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A Buddha Land in This World: Philosophy, Utopia, and Radical Buddhism

Lajos Brons

Published onNov 08, 2021
A Buddha Land in This World: Philosophy, Utopia, and Radical Buddhism
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A Buddha Land in This World: Philosophy, Utopia, and Radical Buddhism

Lajos Brons

  • ISBN: 978-1-68571-034-7

  • Paperback, 5×8 in., B/W, 400pp.

  • Publication date: March 17, 2022

  • Price: $25

  • BISAC: REL007000, PHI028000

  • Thema: QRFB2, QDTQ

  • Categories: Buddhism, Ethics

In the early twentieth century, Uchiyama Gudō, Seno’o Girō, Lin Qiuwu, and others advocated a Buddhism that was radical in two respects. Firstly, they adopted a more or less naturalist stance with respect to Buddhist doctrine and related matters, rejecting karma or other supernatural beliefs. And secondly, they held political and economic views that were radically anti-hegemonic, anti-capitalist, and revolutionary. Taking the idea of such a “radical Buddhism” seriously, A Buddha Land in This World: Philosophy, Utopia, and Radical Buddhism asks whether it is possible to develop a philosophy that is simultaneously naturalist, anti-capitalist, Buddhist, and consistent. Rather than a study of radical Buddhism, then, this book is an attempt to radicalize it.

The foundations of this “radicalized radical Buddhism” are provided by a realist interpretation of Yogācāra, elucidated and elaborated with some help from thinkers in the broader Tiantai/Tendai tradition and American philosophers Donald Davidson and W.V.O. Quine. A key implication of this foundation is that only this world and only this life are real, from which it follows that if Buddhism aims to alleviate suffering, it has to do so in this world and in this life. Twentieth century radical Buddhists (as well as some engaged Buddhists) came to a similar conclusion, often expressed in their aim to realize “a Buddha land in this world.”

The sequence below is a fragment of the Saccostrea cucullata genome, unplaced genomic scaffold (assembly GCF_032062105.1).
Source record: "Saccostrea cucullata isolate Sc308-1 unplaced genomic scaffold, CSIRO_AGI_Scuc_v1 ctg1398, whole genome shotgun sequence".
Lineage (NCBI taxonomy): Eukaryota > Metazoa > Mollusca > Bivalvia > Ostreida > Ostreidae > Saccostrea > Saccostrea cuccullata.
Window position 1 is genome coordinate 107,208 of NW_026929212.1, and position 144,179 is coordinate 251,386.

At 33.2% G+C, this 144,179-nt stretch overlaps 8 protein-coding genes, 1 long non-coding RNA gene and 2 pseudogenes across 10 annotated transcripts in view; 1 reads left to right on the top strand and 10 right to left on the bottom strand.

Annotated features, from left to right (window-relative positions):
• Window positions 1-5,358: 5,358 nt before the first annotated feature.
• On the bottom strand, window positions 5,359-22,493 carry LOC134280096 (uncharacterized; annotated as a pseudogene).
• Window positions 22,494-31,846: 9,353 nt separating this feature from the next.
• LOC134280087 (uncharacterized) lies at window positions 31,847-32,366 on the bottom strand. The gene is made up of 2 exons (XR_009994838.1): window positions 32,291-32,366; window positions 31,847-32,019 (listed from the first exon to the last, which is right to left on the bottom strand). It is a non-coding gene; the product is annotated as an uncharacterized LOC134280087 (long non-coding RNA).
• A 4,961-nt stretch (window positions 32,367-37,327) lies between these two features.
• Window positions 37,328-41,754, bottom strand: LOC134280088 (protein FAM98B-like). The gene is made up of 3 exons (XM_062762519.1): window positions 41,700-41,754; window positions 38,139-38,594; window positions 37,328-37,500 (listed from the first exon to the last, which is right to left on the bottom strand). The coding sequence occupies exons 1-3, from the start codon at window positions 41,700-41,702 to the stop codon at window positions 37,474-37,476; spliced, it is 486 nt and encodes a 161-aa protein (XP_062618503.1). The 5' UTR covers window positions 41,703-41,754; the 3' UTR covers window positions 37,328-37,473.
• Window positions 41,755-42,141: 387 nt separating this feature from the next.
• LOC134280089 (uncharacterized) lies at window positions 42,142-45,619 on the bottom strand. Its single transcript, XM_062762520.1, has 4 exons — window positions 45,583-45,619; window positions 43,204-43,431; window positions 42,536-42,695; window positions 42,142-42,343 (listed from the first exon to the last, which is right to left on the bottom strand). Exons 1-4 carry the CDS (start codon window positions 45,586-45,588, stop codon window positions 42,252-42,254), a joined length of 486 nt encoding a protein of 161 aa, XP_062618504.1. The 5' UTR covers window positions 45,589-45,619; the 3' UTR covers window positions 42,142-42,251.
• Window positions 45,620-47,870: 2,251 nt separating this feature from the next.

Building on this foundation, but also on Mahāyāna moral philosophy, this book argues for an ethics and social philosophy based on a definition of evil as that what is or should be expected to cause death and/or suffering. On that ground, capitalism should be rejected indeed, but Utopianism must be treated with caution as well, which raises questions about what it means – from a radicalized radical Buddhist perspective – to aim for a Buddha land in this world.

Lajos Brons is a Dutch philosopher and social scientist living in Japan. After receiving a PhD from the University of Groningen in the Netherlands for a dissertation on an aspect of the history and philosophy of the social sciences, he gradually moved further and further into philosophical territory. Currently, Lajos is teaching logic, ethics, and philosophy at a university in Tokyo. His research interests are divided over two broad areas in philosophy: one is in the overlap of (meta-)ethics and social/political philosophy; the other is in the intersection of philosophy of language, metaphysics, and epistemology. Research in the former focuses on the relations between death, suffering, and compassion. Research in the latter concerns the relations between language, thought, and reality, and is heavily influenced by the philosophies of Donald Davidson and W.V.O. Quine, and by Buddhist philosophy. More information about publications and research interests, as well as Lajos’s blog can be found at www.lajosbrons.net.

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